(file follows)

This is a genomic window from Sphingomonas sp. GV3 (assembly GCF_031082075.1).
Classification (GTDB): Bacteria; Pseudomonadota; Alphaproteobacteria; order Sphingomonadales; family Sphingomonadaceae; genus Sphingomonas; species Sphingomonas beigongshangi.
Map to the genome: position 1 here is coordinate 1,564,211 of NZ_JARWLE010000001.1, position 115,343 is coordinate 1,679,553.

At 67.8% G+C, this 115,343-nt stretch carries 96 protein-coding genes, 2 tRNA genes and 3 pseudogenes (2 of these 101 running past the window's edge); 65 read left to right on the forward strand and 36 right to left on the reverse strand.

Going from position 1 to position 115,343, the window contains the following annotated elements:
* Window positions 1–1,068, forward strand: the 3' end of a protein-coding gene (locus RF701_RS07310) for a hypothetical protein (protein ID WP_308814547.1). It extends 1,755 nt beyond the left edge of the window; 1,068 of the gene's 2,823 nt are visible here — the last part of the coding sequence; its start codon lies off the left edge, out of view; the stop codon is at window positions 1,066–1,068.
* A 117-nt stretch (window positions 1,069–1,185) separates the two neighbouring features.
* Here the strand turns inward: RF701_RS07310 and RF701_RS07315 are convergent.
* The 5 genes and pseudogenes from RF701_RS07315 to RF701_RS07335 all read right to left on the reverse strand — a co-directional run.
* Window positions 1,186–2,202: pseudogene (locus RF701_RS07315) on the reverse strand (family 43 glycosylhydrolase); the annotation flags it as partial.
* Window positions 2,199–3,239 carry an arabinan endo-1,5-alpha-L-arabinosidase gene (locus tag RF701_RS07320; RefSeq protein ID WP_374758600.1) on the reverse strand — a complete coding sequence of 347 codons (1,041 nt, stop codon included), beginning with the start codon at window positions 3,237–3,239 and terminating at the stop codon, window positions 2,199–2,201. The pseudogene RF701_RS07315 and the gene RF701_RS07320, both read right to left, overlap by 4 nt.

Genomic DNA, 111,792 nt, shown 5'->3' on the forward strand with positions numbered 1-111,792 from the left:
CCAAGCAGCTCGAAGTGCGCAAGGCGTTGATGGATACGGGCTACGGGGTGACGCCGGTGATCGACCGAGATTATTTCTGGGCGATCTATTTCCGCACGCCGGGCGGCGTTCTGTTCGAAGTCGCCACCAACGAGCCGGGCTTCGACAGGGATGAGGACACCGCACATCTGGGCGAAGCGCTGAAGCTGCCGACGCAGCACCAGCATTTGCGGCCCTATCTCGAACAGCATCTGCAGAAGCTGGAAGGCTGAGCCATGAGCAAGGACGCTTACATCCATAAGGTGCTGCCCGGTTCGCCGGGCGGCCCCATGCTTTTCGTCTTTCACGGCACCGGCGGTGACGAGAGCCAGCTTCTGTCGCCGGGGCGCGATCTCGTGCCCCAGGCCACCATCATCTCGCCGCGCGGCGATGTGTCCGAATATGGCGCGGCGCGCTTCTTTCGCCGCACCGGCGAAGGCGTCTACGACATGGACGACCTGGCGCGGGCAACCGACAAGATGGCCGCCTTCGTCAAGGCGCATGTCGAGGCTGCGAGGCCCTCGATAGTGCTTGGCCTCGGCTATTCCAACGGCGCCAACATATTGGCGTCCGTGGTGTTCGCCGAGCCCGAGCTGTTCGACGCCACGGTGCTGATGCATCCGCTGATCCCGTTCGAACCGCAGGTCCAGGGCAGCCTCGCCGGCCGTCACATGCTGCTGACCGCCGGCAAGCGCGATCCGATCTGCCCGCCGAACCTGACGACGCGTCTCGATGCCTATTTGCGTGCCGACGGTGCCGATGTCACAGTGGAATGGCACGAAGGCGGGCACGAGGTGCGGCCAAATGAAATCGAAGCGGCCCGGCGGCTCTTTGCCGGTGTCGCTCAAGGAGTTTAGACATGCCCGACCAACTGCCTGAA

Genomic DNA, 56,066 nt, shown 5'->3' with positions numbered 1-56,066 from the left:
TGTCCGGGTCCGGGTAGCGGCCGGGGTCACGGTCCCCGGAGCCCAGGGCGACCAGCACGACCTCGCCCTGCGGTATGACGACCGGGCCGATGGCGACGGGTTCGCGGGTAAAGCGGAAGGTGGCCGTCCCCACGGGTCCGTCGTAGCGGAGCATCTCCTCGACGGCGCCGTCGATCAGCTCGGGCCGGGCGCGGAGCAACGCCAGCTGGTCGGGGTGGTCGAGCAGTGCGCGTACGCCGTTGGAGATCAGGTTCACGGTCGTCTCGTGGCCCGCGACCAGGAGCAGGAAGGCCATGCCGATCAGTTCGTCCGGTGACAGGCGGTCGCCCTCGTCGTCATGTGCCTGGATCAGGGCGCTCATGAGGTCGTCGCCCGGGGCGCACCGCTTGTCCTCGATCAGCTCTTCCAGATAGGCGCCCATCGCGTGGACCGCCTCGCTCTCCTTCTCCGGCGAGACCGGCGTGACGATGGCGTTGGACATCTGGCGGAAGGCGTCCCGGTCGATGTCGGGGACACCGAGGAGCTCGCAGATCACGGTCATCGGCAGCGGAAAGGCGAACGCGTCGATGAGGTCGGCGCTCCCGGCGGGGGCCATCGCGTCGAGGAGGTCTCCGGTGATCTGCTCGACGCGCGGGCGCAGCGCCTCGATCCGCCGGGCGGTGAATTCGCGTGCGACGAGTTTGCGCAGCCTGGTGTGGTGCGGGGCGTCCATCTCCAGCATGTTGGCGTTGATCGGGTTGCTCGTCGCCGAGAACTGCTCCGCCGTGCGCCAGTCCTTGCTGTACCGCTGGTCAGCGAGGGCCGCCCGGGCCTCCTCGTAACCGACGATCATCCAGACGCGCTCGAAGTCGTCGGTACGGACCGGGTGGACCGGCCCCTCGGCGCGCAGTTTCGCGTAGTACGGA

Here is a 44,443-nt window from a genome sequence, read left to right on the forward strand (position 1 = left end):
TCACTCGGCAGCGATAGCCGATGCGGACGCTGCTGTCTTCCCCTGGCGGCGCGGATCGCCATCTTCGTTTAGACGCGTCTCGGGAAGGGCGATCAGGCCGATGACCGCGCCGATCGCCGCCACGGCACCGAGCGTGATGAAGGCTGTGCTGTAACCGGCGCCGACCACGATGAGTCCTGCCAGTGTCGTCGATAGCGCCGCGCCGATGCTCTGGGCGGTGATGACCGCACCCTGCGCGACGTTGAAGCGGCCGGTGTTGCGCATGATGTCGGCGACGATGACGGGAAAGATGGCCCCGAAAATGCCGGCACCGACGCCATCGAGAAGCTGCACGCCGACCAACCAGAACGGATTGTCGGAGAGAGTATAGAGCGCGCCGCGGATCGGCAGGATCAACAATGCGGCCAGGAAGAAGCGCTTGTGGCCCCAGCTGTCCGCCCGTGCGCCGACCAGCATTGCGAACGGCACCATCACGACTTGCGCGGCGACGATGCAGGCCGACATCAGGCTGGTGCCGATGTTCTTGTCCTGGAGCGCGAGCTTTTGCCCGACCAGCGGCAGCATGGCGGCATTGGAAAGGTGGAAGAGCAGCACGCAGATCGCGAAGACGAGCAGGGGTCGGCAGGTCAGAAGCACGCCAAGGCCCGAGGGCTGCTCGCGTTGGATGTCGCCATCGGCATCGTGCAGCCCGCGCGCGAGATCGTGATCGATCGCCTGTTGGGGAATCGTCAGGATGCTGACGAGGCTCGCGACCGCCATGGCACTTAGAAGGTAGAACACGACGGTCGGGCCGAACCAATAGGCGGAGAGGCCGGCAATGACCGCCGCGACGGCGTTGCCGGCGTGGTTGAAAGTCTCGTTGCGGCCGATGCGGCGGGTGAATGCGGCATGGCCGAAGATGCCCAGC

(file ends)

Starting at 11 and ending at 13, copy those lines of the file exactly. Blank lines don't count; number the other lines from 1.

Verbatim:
* Window positions 2,199–3,239 carry an arabinan endo-1,5-alpha-L-arabinosidase gene (locus tag RF701_RS07320; RefSeq protein ID WP_374758600.1) on the reverse strand — a complete coding sequence of 347 codons (1,041 nt, stop codon included), beginning with the start codon at window positions 3,237–3,239 and terminating at the stop codon, window positions 2,199–2,201. The pseudogene RF701_RS07315 and the gene RF701_RS07320, both read right to left, overlap by 4 nt.

Genomic DNA, 111,792 nt, shown 5'->3' on the forward strand with positions numbered 1-111,792 from the left:
CCAAGCAGCTCGAAGTGCGCAAGGCGTTGATGGATACGGGCTACGGGGTGACGCCGGTGATCGACCGAGATTATTTCTGGGCGATCTATTTCCGCACGCCGGGCGGCGTTCTGTTCGAAGTCGCCACCAACGAGCCGGGCTTCGACAGGGATGAGGACACCGCACATCTGGGCGAAGCGCTGAAGCTGCCGACGCAGCACCAGCATTTGCGGCCCTATCTCGAACAGCATCTGCAGAAGCTGGAAGGCTGAGCCATGAGCAAGGACGCTTACATCCATAAGGTGCTGCCCGGTTCGCCGGGCGGCCCCATGCTTTTCGTCTTTCACGGCACCGGCGGTGACGAGAGCCAGCTTCTGTCGCCGGGGCGCGATCTCGTGCCCCAGGCCACCATCATCTCGCCGCGCGGCGATGTGTCCGAATATGGCGCGGCGCGCTTCTTTCGCCGCACCGGCGAAGGCGTCTACGACATGGACGACCTGGCGCGGGCAACCGACAAGATGGCCGCCTTCGTCAAGGCGCATGTCGAGGCTGCGAGGCCCTCGATAGTGCTTGGCCTCGGCTATTCCAACGGCGCCAACATATTGGCGTCCGTGGTGTTCGCCGAGCCCGAGCTGTTCGACGCCACGGTGCTGATGCATCCGCTGATCCCGTTCGAACCGCAGGTCCAGGGCAGCCTCGCCGGCCGTCACATGCTGCTGACCGCCGGCAAGCGCGATCCGATCTGCCCGCCGAACCTGACGACGCGTCTCGATGCCTATTTGCGTGCCGACGGTGCCGATGTCACAGTGGAATGGCACGAAGGCGGGCACGAGGTGCGGCCAAATGAAATCGAAGCGGCCCGGCGGCTCTTTGCCGGTGTCGCTCAAGGAGTTTAGACATGCCCGACCAACTGCCTGAA